As robots learn faster than ever, do humans need new ways to keep up?
That's certainly what Elon Musk seems to think. In a long feature published this week, Vanity Fair reminds us that the Tesla and SpaceX CEO doesn’t just think about moving people in bold new ways—he’s also deeply concerned about the impact of artificial intelligence on humankind. In 2014, the great man famously declared that AI was humankind's “biggest existential threat,” referring to the push to build general intelligence AI as comparable to “summoning the demon.”
He is not alone. Speaking at an event in London on Monday, which MIT Technology Review attended, Y Combinator president Sam Altman voiced similar worries. “If you have AIs and humans, and they’re both trying to enslave each other because they both want the same thing, which is to be a dominant species in the universe, that’s bad,” he mused. “It’s a recipe for conflict every time.”
For Musk, the solution is to embrace the AI rather than fight it. His vision is for a “symbiosis with machines,” enabled by inserting what he calls a neural lace into the brain. This device, he has said, would overcome the fundamental input-output limitation of puny human hardware. As our own Antonio Regalado has pointed out, humans can only transmit 40 bits per second of information when speaking, which Musk has called “ridiculously slow” compared to data rates used in computing.
The Wall Street Journal now reports that he’s established a new company, called Neuralink, to work on this kind of problem. Details are scant, but the company has brain implant and neuroscience specialists on its staff, and the newspaper says that it will initially aim to develop “implants to treat intractable brain disorders.” Further down the line, though, it may offer a mesh of tiny brain electrodes that would allow us to buddy up with an AI.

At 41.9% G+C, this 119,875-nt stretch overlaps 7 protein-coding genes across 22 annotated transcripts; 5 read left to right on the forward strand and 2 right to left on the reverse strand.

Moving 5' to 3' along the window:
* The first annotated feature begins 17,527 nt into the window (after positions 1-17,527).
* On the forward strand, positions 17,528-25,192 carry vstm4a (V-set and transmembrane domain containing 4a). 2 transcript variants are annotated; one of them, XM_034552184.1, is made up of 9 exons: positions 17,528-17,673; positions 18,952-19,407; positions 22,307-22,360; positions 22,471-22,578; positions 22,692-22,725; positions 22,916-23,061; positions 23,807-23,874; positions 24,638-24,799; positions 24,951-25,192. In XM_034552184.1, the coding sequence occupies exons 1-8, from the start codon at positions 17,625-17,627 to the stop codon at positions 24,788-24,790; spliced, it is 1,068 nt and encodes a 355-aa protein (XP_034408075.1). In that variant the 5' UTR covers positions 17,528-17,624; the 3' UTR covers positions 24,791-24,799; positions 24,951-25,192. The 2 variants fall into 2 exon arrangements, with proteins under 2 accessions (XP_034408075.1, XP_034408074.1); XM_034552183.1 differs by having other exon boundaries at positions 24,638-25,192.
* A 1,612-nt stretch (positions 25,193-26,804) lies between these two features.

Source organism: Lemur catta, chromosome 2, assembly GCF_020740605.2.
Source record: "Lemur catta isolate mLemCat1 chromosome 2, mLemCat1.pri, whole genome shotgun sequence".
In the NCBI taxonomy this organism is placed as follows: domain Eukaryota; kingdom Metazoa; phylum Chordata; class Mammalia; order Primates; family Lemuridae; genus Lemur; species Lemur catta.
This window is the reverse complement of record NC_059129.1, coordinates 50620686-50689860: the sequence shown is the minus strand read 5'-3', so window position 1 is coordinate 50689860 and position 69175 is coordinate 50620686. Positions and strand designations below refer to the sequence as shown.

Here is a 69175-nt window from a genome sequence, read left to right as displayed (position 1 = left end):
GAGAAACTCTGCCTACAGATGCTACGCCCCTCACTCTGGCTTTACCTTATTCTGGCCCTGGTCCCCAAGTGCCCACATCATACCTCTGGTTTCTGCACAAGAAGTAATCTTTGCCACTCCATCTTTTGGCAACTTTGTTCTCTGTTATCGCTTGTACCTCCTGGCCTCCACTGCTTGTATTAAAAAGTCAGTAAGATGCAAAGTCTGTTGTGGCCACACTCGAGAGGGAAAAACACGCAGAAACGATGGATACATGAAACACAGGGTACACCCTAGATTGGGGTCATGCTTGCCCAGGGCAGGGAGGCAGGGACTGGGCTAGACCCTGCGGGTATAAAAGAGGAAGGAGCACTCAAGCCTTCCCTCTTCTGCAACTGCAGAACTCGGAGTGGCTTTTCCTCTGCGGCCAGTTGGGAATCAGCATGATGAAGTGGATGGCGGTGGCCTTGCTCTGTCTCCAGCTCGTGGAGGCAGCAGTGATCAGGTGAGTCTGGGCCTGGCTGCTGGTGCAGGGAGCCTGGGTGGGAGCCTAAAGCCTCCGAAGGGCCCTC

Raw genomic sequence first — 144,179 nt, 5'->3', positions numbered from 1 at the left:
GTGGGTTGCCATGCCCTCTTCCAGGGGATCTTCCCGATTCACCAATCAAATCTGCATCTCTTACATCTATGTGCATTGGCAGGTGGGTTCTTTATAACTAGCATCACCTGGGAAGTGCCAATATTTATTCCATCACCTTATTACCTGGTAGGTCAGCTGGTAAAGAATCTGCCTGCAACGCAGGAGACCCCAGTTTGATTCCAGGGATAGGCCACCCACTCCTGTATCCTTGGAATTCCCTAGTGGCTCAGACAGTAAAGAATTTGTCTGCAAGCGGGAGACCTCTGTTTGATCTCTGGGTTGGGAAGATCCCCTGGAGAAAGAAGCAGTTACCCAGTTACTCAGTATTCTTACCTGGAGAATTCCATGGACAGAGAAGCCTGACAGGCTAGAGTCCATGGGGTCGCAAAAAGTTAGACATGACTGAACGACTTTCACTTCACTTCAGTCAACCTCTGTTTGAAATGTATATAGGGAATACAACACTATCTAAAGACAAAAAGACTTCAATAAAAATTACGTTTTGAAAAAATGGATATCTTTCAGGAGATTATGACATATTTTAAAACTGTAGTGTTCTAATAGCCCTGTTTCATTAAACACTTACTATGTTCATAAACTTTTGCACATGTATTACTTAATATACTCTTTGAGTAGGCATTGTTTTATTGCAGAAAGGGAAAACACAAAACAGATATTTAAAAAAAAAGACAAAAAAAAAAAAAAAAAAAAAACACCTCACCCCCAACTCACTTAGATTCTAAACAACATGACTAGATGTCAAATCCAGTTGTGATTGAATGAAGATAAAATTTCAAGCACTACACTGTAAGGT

Neuralink will join a cadre of academics and private companies that have been working on developing brain implants for decades, with the hope of doing everything from curing paralysis to decoding speech. Still, entrepreneur Bryan Johnson is perhaps a lesson in what happens when technologists suddenly decide to enter this particular sector: last year Johnson started Kernel, a company trying to develop a similar kind of brain-computer interface, but so far the project hasn’t been going well.
There are other approaches to the mind meld being considered in Silicon Valley, though. Altman argues that a merge could take a form “anywhere from plugging electrodes into our brain and literally merging them, to uploading our brains to a computer, or just everyone having their own little chatbot that becomes an extension of their world.”
As he sees it, the exact system being used isn’t so important as Musk might argue—Altman simply thinks that we require some engineering to make sure “that we’re one thing,” so that that it’s “not us versus AI.” Put like that, it sounds almost sensible.
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